Getting Listed on the Internal Search Engine
(Why is my competitors product 'ahead' of mine?)?

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This is a brief discussion of how the search engine on the malls works.

  1. The search engine works to evaluate the words that the customer entered against our database.   If you have the unique item that best suits the customer's information request, it will be listed first.   How is this done?

    The search engine compares the terms that the customer has entered against a combination of information (title, category description, item description, etc.) for each item in the database.  Each item is assigned a 'relevance' score by the search engine.  Entries that come closer to matching the terms that the customer used, are considered to have a better relevance.   If we have two entries with equal relevance, the one with the higher price is presented first.  Why?  Because everyone is looking for a bargain and we have found that if we present the more expensive items first, the customers tend to look at more items.    If you want to see the relevance score of any item, you can use the 'view source' option for the page of search results.  The relevance score for each item is displayed in the HTML in a comment at the beginning of the item.  Its in this format: 

    <!--  Relevance score: 0.2457 -->. 

The lower the score, the better a 'fit' the search engine considers it to be to the customer's query, so an item with a relevance score of 0 is the best match that the search engine can find.

Note:  The best strategy for getting found is to be the sole party that has what the customer wants.   In the case where there are two dealers with items that appear identical to the search engine, price rules.   We do understand that you'd like to have your product show up first in response to any query, but your competitor feels the same way.   The advice below will help you tune your descriptions and titles to get the best possible listing. 

  1. The search engine indexes several fields and these are all considered in your item rating: your category name, the title of your item and the description. Using titles is not mandatory on TIAS, but if you are not using them, you are quite severely impacting the likelihood of your item being found by people using the search engine. Given two items, both with identical descriptions, and only one with the title where the title and the descriptions match the search criteria, the search engine will give the item with the title a much higher rating than the one without and will display the one with the title first.. So be sure to use titles for your items.

  2. The category description is used as part of the search criteria. So if you are using something that really does not describe your category, your item will be rated lower than ones where the category matches the search term. For instance, we had one site that had nice silver flatware, but titled their section 'For the dining room'. Other sites titled the category for similar items 'Sterling Silver'. When customers searched for 'Silver', the second dealer's products were more likely to be found.  Make your category titles explicit. Note that this does NOT apply to the category groups ('types'). So if you have a lot of things for a dining room -- flatware, plates, etc and want to create a category group called 'For the Dining Room' and have categories under it like 'Flatware', that will work very well and your items will be found by the search engines.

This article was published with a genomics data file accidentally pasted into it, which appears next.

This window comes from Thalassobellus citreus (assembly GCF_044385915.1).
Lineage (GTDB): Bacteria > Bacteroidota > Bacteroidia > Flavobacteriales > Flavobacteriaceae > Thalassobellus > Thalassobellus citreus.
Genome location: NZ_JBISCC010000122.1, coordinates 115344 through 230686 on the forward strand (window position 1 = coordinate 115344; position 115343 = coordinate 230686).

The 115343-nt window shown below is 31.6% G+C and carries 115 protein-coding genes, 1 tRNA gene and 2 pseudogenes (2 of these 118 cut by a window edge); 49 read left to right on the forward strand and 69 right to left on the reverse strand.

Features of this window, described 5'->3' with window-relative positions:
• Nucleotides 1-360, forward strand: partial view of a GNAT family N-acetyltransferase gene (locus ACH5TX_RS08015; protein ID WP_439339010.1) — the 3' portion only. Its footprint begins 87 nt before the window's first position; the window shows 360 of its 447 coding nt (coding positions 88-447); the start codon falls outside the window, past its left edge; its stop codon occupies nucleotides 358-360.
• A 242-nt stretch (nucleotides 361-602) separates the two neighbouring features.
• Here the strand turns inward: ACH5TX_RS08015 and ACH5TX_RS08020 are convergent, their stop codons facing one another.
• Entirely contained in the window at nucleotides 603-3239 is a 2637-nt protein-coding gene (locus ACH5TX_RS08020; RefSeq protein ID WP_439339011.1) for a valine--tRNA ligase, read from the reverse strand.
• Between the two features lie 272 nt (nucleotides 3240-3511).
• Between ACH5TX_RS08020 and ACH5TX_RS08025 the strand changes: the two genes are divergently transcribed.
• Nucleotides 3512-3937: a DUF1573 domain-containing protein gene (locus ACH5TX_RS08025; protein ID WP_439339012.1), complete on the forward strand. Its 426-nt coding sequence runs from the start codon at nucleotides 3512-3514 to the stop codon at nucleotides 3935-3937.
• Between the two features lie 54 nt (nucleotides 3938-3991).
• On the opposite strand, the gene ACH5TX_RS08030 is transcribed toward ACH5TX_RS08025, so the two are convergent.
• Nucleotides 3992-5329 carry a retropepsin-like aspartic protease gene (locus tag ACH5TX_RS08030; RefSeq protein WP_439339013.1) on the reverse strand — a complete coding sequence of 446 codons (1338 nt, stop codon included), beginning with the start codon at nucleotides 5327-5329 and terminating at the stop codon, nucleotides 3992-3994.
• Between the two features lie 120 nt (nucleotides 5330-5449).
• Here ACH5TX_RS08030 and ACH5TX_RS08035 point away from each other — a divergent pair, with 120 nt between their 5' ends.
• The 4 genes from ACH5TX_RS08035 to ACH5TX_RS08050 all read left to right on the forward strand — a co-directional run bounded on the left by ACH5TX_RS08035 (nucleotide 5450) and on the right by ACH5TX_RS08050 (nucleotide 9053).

3. The search engine also matches on words in your descriptions. It uses spaces and standard punctuation to determine where the end of a word is. If you use dashes to separate words thusly "cool jewelry----gold, emeralds, rubies" because the dash is not a word separator, neither the term 'jewelry' nor 'gold' will be found because the search engine is seeing the word 'jewelry----gold'. Use standard spelling and punctuation. 

  4. The search engine matches partially on the ratio of the searched words to the number of words in your entry. So if you have an extremely verbose entry where the word 'diamond' appears once or twice, and the customer searches the word 'diamond', your entry will score worse than someone who has a 30-word description in which the word 'diamond' appears twice. Describe your items exactly and with only those superlatives that you think are really necessary to close a deal

  5. Although the preceding is important in getting your items presented in the search engine, in the final analysis, the choice to view or not view is made by a person who is looking at what you have in your title and description. If your product does not sound interesting and you don't have an attractive image, the customers are not going to click on your item.  So an ultimate point is one of those basics of retailing:  If your product is not attractive, and its not what they want  people won't buy it.  So spend some time on your images and make sure they are clean and attractive.   For more help with this, read the tutorial on taking good pictures and on editing images to make them look good.  Major catalogs spend a lot of  their investment in image preparation and do so because it pays them back.




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